Fairness Demands No Less
I’m writing to address the accusations and innuendos leveled at Renee Shippee, a member of the Old Saybrook Police Commission, by the police union and Police Chief Michael Spera, at a commission meeting [on Sept. 23]. As I understand the matter, they were aggrieved by the fact that Ms. Shippee went to the scene where her nephew was being arrested and used her cell phone to make a video tape of the proceedings. Although no details were provided, they also suggested that she interfered with officers on the scene and compromised their safety. Chief Spera also directed some personal criticisms against Ms. Shippee.
When afforded an opportunity to speak, Ms. Shippee acknowledged she had gone to the scene and videoed the ensuing events, including officers searching her nephew’s car. Ms. Shippee denied ever approaching the officers or her nephew, who was already confined in an officer’s patrol car.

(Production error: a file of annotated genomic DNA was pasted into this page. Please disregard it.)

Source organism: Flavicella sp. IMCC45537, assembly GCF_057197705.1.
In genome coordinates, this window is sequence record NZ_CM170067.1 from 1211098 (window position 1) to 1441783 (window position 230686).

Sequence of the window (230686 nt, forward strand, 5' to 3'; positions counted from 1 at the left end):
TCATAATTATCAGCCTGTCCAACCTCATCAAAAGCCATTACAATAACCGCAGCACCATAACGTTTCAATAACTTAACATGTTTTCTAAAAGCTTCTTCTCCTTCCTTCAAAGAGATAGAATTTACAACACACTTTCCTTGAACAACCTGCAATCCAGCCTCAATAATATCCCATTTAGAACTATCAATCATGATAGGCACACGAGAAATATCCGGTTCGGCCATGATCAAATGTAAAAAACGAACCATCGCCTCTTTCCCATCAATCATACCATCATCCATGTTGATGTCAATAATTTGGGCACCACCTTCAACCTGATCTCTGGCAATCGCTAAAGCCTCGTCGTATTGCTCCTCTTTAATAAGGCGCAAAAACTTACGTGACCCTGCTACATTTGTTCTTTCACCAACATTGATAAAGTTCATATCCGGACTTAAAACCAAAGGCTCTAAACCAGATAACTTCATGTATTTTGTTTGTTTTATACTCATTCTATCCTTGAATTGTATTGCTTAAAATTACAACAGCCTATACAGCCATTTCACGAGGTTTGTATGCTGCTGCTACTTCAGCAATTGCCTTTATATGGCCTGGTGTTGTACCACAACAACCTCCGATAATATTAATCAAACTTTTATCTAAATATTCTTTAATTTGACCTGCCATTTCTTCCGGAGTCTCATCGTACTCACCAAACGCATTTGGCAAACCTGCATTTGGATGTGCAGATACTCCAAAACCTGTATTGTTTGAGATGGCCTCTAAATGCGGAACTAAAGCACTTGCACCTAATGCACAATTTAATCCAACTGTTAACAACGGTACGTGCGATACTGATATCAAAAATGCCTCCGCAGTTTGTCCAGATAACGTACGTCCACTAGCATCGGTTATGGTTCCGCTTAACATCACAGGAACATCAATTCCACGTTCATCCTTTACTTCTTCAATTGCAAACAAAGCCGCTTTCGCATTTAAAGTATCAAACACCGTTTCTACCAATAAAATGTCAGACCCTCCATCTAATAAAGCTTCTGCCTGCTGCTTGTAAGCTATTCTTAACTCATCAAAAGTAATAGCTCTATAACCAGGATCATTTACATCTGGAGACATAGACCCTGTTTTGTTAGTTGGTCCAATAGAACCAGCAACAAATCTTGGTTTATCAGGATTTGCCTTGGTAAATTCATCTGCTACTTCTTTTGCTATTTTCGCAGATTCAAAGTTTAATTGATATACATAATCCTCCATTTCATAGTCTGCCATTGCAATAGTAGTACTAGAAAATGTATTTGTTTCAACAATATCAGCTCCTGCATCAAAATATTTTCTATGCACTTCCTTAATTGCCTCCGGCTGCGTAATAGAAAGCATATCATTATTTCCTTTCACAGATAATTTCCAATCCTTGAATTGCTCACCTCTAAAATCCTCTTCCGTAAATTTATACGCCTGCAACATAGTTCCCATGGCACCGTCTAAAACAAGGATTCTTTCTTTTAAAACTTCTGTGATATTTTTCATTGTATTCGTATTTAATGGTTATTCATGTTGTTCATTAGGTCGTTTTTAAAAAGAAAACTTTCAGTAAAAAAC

Renee Shippee expressed a desire for a hearing, either public or in executive session, so all the commissioners could see her video and confirm for themselves that she had not interfered with the officers in any way. That has not happened.
I believe the police union should not inject itself into the political question of who serves on the commission. That is decided by the voters of Old Saybrook. Having elected Ms. Shippee, the union should abide by the voters’ choice.
I also believe Ms. Shippee deserves an opportunity to present her evidence to the commission, before the commission considers taking any action on the union’s or chief’s allegations. The basic principle of fairness demands no less, especially involving institutions dealing with law and justice.
Janis L. Esty
Janis Esty chairs the Democratic Town Committee.